Some stunning images of the Great Lakes have been captured this winter, as large portions of the massive bodies of water frozen were almost completely froze over for the first time in two decades.

The intense cold snap that gripped much of central Canada and the United States throughout the winter brought thick and widespread ice to the Great Lakes region.

Read it all and look at all the images.

Filed under: * Culture-WatchScience & Technology* General InterestPhotos/PhotographyWeather

0 Comments
Posted February 22, 2014 at 12:16 pm [Printer Friendly] [Print w/ comments]

Posted by Kendall Harmon

CITY UNSURE WHY THE SEWER SMELLS

AT LAST SINGER ETTA JAMES DIES

CASE OF INNOCENT MAN FREED AFTER SPENDING 18 YEARS IN PRISON PROVES THE TEXAS SYSTEM WORKS

BRITISH LEFT WAFFLES ON FALKLANDS

Reader's Digest, March 2014 edition, page 23

Filed under: * Culture-WatchMedia* General InterestHumor / Trivia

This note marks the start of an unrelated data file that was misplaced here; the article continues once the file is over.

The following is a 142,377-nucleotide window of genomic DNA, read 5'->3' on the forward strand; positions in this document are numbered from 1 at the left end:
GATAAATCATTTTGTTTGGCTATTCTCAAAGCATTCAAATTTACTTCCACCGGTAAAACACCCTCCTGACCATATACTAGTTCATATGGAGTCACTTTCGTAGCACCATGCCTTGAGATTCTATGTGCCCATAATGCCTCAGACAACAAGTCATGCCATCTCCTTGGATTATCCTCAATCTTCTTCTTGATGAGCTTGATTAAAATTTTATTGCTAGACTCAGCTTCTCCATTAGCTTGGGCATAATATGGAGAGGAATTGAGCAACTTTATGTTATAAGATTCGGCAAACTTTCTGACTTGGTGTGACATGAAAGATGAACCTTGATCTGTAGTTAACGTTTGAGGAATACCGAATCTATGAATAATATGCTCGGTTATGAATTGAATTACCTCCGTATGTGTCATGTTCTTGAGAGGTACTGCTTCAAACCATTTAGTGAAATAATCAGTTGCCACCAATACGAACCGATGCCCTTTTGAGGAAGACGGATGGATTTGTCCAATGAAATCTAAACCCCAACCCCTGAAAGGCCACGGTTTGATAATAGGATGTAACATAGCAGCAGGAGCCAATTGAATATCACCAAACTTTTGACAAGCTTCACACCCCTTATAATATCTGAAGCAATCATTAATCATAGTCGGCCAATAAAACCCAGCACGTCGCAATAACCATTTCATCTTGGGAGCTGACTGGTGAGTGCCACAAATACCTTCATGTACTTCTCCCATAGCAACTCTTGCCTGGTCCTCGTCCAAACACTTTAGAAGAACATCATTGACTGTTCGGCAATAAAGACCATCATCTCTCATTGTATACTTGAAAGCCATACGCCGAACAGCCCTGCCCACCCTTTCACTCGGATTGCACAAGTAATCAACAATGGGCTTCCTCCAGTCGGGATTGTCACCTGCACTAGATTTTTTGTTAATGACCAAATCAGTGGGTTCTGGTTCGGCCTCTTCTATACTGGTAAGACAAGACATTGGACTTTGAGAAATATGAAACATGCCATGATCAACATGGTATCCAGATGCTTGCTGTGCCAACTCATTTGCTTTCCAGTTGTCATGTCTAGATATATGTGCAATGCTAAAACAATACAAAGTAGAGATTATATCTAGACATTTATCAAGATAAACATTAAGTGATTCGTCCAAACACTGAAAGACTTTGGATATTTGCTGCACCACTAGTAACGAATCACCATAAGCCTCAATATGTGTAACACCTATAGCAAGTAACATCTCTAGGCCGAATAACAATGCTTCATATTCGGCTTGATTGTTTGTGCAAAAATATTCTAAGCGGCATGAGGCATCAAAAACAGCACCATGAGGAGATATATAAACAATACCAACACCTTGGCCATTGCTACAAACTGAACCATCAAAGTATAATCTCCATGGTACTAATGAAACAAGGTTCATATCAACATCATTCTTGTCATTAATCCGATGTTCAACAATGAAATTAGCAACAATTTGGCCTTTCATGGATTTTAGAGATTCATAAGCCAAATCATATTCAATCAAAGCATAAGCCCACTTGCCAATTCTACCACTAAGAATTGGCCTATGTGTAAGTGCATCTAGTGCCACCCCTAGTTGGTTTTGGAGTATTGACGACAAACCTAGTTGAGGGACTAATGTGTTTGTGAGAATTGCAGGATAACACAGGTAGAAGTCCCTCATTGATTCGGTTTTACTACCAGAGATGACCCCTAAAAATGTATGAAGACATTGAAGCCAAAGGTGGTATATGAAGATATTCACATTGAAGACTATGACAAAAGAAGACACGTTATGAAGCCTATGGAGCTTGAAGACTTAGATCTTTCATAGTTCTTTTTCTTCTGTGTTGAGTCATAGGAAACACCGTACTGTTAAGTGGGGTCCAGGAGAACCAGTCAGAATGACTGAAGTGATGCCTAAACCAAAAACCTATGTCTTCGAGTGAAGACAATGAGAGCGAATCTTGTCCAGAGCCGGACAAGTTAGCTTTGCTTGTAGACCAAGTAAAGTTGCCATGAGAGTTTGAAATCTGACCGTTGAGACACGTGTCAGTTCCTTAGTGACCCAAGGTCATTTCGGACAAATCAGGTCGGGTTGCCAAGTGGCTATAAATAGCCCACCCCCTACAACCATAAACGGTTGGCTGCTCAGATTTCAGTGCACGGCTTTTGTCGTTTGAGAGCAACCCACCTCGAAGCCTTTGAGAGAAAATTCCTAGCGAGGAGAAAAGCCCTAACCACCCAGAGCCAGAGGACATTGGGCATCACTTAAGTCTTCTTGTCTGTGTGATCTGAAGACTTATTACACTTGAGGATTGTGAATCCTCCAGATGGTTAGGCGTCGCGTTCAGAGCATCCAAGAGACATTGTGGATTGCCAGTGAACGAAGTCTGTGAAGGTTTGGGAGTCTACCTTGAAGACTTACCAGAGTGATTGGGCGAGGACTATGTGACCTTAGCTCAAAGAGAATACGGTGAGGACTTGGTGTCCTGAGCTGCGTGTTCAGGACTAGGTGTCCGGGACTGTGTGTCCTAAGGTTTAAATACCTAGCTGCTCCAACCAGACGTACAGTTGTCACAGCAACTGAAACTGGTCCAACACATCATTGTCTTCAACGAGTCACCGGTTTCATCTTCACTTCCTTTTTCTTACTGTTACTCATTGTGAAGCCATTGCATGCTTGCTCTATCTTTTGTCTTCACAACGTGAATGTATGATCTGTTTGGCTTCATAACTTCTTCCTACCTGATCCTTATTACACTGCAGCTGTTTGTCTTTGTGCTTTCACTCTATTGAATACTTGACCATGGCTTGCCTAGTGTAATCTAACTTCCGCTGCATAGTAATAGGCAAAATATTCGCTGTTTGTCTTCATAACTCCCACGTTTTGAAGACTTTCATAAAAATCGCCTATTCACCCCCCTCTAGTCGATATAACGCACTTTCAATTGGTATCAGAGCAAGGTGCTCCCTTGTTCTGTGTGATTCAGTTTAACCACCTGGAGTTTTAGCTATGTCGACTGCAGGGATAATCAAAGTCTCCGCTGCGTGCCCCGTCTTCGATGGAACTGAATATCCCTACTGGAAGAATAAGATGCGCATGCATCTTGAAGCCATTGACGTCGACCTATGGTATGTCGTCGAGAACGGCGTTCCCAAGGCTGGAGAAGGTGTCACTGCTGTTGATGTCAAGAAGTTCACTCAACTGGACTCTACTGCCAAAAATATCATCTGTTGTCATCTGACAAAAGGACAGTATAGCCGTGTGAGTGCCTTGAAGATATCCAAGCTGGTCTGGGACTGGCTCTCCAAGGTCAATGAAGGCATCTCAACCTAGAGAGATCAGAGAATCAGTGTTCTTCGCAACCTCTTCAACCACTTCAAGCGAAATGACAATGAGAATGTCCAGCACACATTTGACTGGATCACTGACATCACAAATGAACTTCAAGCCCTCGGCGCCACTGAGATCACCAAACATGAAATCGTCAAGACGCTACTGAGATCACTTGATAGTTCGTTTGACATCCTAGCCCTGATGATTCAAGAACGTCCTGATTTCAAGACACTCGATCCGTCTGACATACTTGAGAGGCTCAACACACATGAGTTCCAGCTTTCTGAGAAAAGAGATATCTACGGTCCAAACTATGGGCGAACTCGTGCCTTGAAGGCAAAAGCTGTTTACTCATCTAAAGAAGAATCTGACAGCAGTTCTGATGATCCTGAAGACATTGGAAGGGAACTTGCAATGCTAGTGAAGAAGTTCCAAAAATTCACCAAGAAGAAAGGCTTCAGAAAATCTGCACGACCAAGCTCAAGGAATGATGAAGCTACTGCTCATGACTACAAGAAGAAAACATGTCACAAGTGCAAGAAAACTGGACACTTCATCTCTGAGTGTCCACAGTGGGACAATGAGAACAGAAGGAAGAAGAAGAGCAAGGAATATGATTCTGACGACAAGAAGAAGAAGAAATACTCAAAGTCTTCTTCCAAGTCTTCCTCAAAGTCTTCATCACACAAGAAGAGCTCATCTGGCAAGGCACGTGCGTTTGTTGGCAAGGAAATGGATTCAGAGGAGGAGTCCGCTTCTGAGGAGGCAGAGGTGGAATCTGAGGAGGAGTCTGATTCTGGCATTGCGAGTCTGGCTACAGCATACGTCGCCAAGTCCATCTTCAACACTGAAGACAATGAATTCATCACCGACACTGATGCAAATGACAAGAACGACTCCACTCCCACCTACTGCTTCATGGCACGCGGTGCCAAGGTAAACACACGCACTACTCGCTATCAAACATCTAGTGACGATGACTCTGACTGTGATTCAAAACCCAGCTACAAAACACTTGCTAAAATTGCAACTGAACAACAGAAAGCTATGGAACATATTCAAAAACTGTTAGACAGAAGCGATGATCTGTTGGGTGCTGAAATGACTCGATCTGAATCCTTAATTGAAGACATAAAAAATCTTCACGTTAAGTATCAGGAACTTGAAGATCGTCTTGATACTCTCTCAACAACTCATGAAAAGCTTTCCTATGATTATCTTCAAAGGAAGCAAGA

2 Comments
Posted February 21, 2014 at 10:46 am [Printer Friendly] [Print w/ comments]

Posted by Kendall Harmon

Watch and listen to it all. Lyrics:

Through trials, troubles and care
I know Jesus my savior is there
Giving me faith through darkest days
Keeping me on the narrow way

Jesus savior, help me each day
Fill me with hope, fill me with faith
Darkness retreats at the touch of Your hand
Jesus savior, help me to stand

esus lived through darkest pain
Rejected by men, despising the shame
Man of sorrows, acquainted with grief
He gave his life so we may be free

Jesus savior, help me each day
Fill me with hope, fill me with faith
Darkness retreats at the touch of Your hand
Jesus savior, help me to stand

I know that Jesus died for me
Cancelled my debt at Calvary
Rose from the dead, unlocked Heaven's door
Trust in his love and live evermore

Jesus savior, help me each day
Fill me with hope, fill me with faith
Darkness retreats at the touch of Your hand
Jesus savior, help me to stand